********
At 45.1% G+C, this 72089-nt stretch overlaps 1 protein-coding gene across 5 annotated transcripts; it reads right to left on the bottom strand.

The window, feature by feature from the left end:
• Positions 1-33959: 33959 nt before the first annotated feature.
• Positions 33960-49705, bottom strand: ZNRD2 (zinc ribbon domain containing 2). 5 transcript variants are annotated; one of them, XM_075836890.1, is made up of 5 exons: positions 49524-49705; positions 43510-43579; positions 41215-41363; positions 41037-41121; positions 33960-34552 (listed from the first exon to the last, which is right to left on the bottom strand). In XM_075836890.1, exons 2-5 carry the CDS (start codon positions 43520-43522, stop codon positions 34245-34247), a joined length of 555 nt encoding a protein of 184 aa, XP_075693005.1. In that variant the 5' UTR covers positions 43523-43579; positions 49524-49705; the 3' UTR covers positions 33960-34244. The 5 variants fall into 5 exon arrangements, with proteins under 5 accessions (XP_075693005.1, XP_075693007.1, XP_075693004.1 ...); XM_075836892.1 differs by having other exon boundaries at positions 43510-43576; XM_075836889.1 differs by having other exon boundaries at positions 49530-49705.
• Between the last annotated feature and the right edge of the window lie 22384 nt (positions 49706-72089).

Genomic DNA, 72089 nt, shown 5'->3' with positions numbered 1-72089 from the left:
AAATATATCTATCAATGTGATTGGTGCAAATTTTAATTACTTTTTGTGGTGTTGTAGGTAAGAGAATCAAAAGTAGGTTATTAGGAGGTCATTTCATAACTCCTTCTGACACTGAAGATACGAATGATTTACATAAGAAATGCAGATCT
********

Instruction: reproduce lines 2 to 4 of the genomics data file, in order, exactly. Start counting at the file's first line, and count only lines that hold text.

The window, feature by feature from the left end:
• Positions 1-33959: 33959 nt before the first annotated feature.
• Positions 33960-49705, bottom strand: ZNRD2 (zinc ribbon domain containing 2). 5 transcript variants are annotated; one of them, XM_075836890.1, is made up of 5 exons: positions 49524-49705; positions 43510-43579; positions 41215-41363; positions 41037-41121; positions 33960-34552 (listed from the first exon to the last, which is right to left on the bottom strand). In XM_075836890.1, exons 2-5 carry the CDS (start codon positions 43520-43522, stop codon positions 34245-34247), a joined length of 555 nt encoding a protein of 184 aa, XP_075693005.1. In that variant the 5' UTR covers positions 43523-43579; positions 49524-49705; the 3' UTR covers positions 33960-34244. The 5 variants fall into 5 exon arrangements, with proteins under 5 accessions (XP_075693005.1, XP_075693007.1, XP_075693004.1 ...); XM_075836892.1 differs by having other exon boundaries at positions 43510-43576; XM_075836889.1 differs by having other exon boundaries at positions 49530-49705.